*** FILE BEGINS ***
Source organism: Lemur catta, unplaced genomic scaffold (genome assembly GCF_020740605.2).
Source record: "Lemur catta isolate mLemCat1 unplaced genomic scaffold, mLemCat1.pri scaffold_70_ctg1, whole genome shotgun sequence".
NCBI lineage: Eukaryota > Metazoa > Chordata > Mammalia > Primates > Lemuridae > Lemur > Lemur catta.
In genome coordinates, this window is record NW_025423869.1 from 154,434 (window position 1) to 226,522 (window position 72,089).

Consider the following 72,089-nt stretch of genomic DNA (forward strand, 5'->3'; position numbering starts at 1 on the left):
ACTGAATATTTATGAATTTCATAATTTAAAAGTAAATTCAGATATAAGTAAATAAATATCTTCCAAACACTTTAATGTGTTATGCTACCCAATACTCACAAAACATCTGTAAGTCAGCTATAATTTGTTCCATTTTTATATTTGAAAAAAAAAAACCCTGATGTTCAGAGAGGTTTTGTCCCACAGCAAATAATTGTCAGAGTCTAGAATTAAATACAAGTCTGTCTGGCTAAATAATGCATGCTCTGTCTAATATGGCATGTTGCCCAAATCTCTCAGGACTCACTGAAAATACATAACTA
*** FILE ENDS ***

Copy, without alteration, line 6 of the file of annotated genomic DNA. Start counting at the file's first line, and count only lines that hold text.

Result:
ACTGAATATTTATGAATTTCATAATTTAAAAGTAAATTCAGATATAAGTAAATAAATATCTTCCAAACACTTTAATGTGTTATGCTACCCAATACTCACAAAACATCTGTAAGTCAGCTATAATTTGTTCCATTTTTATATTTGAAAAAAAAAAACCCTGATGTTCAGAGAGGTTTTGTCCCACAGCAAATAATTGTCAGAGTCTAGAATTAAATACAAGTCTGTCTGGCTAAATAATGCATGCTCTGTCTAATATGGCATGTTGCCCAAATCTCTCAGGACTCACTGAAAATACATAACTA